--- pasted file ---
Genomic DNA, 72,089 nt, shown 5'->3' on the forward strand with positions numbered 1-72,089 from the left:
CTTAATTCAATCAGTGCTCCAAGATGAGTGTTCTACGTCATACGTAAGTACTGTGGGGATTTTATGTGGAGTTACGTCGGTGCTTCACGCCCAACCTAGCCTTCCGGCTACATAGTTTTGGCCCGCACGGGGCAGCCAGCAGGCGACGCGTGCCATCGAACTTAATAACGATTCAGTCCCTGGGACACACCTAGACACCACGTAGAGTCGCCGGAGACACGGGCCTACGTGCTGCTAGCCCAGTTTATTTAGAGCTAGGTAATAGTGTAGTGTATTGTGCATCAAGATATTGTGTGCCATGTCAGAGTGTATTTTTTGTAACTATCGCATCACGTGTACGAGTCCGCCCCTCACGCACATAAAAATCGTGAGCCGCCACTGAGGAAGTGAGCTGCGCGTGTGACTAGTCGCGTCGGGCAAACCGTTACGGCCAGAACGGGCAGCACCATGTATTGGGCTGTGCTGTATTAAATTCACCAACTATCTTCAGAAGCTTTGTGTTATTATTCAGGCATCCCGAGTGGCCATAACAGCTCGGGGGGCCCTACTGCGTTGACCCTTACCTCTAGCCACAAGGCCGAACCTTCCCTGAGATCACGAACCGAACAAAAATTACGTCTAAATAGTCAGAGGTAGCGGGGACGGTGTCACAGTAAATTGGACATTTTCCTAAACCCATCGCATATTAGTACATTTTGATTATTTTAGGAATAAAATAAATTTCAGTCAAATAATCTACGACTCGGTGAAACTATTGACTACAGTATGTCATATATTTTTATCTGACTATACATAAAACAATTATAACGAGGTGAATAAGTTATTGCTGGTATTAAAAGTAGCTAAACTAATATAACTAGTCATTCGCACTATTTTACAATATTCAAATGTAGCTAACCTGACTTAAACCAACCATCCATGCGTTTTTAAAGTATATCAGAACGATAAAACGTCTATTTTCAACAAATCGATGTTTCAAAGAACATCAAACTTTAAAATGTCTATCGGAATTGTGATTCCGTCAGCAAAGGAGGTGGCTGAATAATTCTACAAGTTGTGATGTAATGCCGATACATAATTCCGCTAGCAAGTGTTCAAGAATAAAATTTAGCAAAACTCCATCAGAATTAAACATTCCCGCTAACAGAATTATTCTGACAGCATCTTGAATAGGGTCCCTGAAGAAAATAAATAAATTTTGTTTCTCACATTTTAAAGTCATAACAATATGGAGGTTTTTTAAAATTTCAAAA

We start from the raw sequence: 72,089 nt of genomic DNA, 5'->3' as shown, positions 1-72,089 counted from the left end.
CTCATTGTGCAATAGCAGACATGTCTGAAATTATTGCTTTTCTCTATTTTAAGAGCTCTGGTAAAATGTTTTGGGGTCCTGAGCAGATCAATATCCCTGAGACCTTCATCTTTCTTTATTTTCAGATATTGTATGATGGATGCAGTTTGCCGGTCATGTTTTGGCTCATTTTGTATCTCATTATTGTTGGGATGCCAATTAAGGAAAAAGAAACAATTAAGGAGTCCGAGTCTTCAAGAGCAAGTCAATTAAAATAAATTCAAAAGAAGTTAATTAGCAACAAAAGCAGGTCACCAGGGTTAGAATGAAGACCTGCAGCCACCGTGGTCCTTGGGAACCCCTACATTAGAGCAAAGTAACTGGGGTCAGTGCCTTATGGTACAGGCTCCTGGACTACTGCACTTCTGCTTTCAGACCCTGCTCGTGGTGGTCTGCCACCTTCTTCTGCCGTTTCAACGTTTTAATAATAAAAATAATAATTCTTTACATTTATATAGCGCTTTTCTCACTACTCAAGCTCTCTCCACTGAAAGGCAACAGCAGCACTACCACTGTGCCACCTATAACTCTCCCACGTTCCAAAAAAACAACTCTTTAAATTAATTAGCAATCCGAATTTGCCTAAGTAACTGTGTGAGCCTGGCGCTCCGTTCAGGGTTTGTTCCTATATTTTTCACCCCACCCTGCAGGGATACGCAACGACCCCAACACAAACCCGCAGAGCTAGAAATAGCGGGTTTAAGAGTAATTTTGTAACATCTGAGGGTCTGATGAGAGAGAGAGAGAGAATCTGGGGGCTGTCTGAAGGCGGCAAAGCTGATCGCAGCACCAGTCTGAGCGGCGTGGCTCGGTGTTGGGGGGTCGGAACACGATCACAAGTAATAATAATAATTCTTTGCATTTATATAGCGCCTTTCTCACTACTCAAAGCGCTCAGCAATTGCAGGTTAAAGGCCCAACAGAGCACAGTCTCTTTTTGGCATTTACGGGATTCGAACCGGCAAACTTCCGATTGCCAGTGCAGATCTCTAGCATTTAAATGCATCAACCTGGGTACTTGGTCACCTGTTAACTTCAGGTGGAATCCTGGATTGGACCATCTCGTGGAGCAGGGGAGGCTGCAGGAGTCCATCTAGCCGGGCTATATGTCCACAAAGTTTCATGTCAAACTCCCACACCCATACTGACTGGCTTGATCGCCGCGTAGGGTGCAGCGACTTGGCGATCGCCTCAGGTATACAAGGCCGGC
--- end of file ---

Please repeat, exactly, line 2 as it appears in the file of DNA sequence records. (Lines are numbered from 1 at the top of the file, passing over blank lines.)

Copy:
CTTAATTCAATCAGTGCTCCAAGATGAGTGTTCTACGTCATACGTAAGTACTGTGGGGATTTTATGTGGAGTTACGTCGGTGCTTCACGCCCAACCTAGCCTTCCGGCTACATAGTTTTGGCCCGCACGGGGCAGCCAGCAGGCGACGCGTGCCATCGAACTTAATAACGATTCAGTCCCTGGGACACACCTAGACACCACGTAGAGTCGCCGGAGACACGGGCCTACGTGCTGCTAGCCCAGTTTATTTAGAGCTAGGTAATAGTGTAGTGTATTGTGCATCAAGATATTGTGTGCCATGTCAGAGTGTATTTTTTGTAACTATCGCATCACGTGTACGAGTCCGCCCCTCACGCACATAAAAATCGTGAGCCGCCACTGAGGAAGTGAGCTGCGCGTGTGACTAGTCGCGTCGGGCAAACCGTTACGGCCAGAACGGGCAGCACCATGTATTGGGCTGTGCTGTATTAAATTCACCAACTATCTTCAGAAGCTTTGTGTTATTATTCAGGCATCCCGAGTGGCCATAACAGCTCGGGGGGCCCTACTGCGTTGACCCTTACCTCTAGCCACAAGGCCGAACCTTCCCTGAGATCACGAACCGAACAAAAATTACGTCTAAATAGTCAGAGGTAGCGGGGACGGTGTCACAGTAAATTGGACATTTTCCTAAACCCATCGCATATTAGTACATTTTGATTATTTTAGGAATAAAATAAATTTCAGTCAAATAATCTACGACTCGGTGAAACTATTGACTACAGTATGTCATATATTTTTATCTGACTATACATAAAACAATTATAACGAGGTGAATAAGTTATTGCTGGTATTAAAAGTAGCTAAACTAATATAACTAGTCATTCGCACTATTTTACAATATTCAAATGTAGCTAACCTGACTTAAACCAACCATCCATGCGTTTTTAAAGTATATCAGAACGATAAAACGTCTATTTTCAACAAATCGATGTTTCAAAGAACATCAAACTTTAAAATGTCTATCGGAATTGTGATTCCGTCAGCAAAGGAGGTGGCTGAATAATTCTACAAGTTGTGATGTAATGCCGATACATAATTCCGCTAGCAAGTGTTCAAGAATAAAATTTAGCAAAACTCCATCAGAATTAAACATTCCCGCTAACAGAATTATTCTGACAGCATCTTGAATAGGGTCCCTGAAGAAAATAAATAAATTTTGTTTCTCACATTTTAAAGTCATAACAATATGGAGGTTTTTTAAAATTTCAAAA